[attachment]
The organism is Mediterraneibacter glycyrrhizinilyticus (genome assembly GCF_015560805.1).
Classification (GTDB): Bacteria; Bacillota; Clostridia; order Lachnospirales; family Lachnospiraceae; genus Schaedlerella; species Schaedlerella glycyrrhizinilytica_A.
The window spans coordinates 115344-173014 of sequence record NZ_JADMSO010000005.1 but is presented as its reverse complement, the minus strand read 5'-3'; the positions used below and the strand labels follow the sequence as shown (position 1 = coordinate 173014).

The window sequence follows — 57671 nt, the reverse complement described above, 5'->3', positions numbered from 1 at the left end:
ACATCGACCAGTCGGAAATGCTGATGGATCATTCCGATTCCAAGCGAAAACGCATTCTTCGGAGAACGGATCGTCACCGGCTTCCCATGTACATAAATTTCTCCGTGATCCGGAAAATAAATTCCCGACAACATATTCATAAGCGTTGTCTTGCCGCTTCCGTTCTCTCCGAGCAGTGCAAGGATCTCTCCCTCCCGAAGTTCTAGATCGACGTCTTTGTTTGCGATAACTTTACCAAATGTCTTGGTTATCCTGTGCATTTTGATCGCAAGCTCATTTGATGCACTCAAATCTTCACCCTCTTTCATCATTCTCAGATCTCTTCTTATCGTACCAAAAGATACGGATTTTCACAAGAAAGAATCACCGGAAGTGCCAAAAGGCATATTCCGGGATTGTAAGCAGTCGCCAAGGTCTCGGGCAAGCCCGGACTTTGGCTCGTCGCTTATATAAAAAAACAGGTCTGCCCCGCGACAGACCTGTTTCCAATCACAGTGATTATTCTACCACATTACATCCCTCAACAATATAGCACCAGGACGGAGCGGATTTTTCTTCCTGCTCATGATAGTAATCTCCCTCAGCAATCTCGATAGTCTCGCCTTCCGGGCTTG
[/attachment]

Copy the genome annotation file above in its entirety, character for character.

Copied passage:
The organism is Mediterraneibacter glycyrrhizinilyticus (genome assembly GCF_015560805.1).
Classification (GTDB): Bacteria; Bacillota; Clostridia; order Lachnospirales; family Lachnospiraceae; genus Schaedlerella; species Schaedlerella glycyrrhizinilytica_A.
The window spans coordinates 115344-173014 of sequence record NZ_JADMSO010000005.1 but is presented as its reverse complement, the minus strand read 5'-3'; the positions used below and the strand labels follow the sequence as shown (position 1 = coordinate 173014).

The window sequence follows — 57671 nt, the reverse complement described above, 5'->3', positions numbered from 1 at the left end:
ACATCGACCAGTCGGAAATGCTGATGGATCATTCCGATTCCAAGCGAAAACGCATTCTTCGGAGAACGGATCGTCACCGGCTTCCCATGTACATAAATTTCTCCGTGATCCGGAAAATAAATTCCCGACAACATATTCATAAGCGTTGTCTTGCCGCTTCCGTTCTCTCCGAGCAGTGCAAGGATCTCTCCCTCCCGAAGTTCTAGATCGACGTCTTTGTTTGCGATAACTTTACCAAATGTCTTGGTTATCCTGTGCATTTTGATCGCAAGCTCATTTGATGCACTCAAATCTTCACCCTCTTTCATCATTCTCAGATCTCTTCTTATCGTACCAAAAGATACGGATTTTCACAAGAAAGAATCACCGGAAGTGCCAAAAGGCATATTCCGGGATTGTAAGCAGTCGCCAAGGTCTCGGGCAAGCCCGGACTTTGGCTCGTCGCTTATATAAAAAAACAGGTCTGCCCCGCGACAGACCTGTTTCCAATCACAGTGATTATTCTACCACATTACATCCCTCAACAATATAGCACCAGGACGGAGCGGATTTTTCTTCCTGCTCATGATAGTAATCTCCCTCAGCAATCTCGATAGTCTCGCCTTCCGGGCTTG